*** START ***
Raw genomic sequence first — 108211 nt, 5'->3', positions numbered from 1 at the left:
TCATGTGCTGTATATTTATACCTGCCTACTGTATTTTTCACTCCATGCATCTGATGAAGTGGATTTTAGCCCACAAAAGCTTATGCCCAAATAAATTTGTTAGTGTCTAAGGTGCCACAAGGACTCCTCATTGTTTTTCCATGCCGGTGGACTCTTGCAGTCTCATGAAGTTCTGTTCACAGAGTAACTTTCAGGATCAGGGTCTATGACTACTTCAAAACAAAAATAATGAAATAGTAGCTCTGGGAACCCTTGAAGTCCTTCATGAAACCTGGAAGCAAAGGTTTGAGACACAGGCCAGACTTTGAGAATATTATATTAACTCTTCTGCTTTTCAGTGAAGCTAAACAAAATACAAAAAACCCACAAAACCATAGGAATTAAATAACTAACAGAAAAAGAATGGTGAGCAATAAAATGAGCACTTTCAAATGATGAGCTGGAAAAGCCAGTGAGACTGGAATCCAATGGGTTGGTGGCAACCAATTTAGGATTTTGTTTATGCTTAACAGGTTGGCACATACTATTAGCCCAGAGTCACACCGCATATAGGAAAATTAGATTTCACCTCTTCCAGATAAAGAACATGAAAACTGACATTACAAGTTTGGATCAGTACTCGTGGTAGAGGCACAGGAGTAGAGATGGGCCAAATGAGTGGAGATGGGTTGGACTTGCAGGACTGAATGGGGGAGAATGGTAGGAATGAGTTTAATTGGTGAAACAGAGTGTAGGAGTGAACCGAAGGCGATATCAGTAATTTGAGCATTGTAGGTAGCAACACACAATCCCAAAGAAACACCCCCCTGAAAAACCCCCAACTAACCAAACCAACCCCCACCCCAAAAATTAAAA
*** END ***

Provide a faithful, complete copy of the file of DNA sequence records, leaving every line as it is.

Raw genomic sequence first — 108211 nt, 5'->3', positions numbered from 1 at the left:
TCATGTGCTGTATATTTATACCTGCCTACTGTATTTTTCACTCCATGCATCTGATGAAGTGGATTTTAGCCCACAAAAGCTTATGCCCAAATAAATTTGTTAGTGTCTAAGGTGCCACAAGGACTCCTCATTGTTTTTCCATGCCGGTGGACTCTTGCAGTCTCATGAAGTTCTGTTCACAGAGTAACTTTCAGGATCAGGGTCTATGACTACTTCAAAACAAAAATAATGAAATAGTAGCTCTGGGAACCCTTGAAGTCCTTCATGAAACCTGGAAGCAAAGGTTTGAGACACAGGCCAGACTTTGAGAATATTATATTAACTCTTCTGCTTTTCAGTGAAGCTAAACAAAATACAAAAAACCCACAAAACCATAGGAATTAAATAACTAACAGAAAAAGAATGGTGAGCAATAAAATGAGCACTTTCAAATGATGAGCTGGAAAAGCCAGTGAGACTGGAATCCAATGGGTTGGTGGCAACCAATTTAGGATTTTGTTTATGCTTAACAGGTTGGCACATACTATTAGCCCAGAGTCACACCGCATATAGGAAAATTAGATTTCACCTCTTCCAGATAAAGAACATGAAAACTGACATTACAAGTTTGGATCAGTACTCGTGGTAGAGGCACAGGAGTAGAGATGGGCCAAATGAGTGGAGATGGGTTGGACTTGCAGGACTGAATGGGGGAGAATGGTAGGAATGAGTTTAATTGGTGAAACAGAGTGTAGGAGTGAACCGAAGGCGATATCAGTAATTTGAGCATTGTAGGTAGCAACACACAATCCCAAAGAAACACCCCCCTGAAAAACCCCCAACTAACCAAACCAACCCCCACCCCAAAAATTAAAA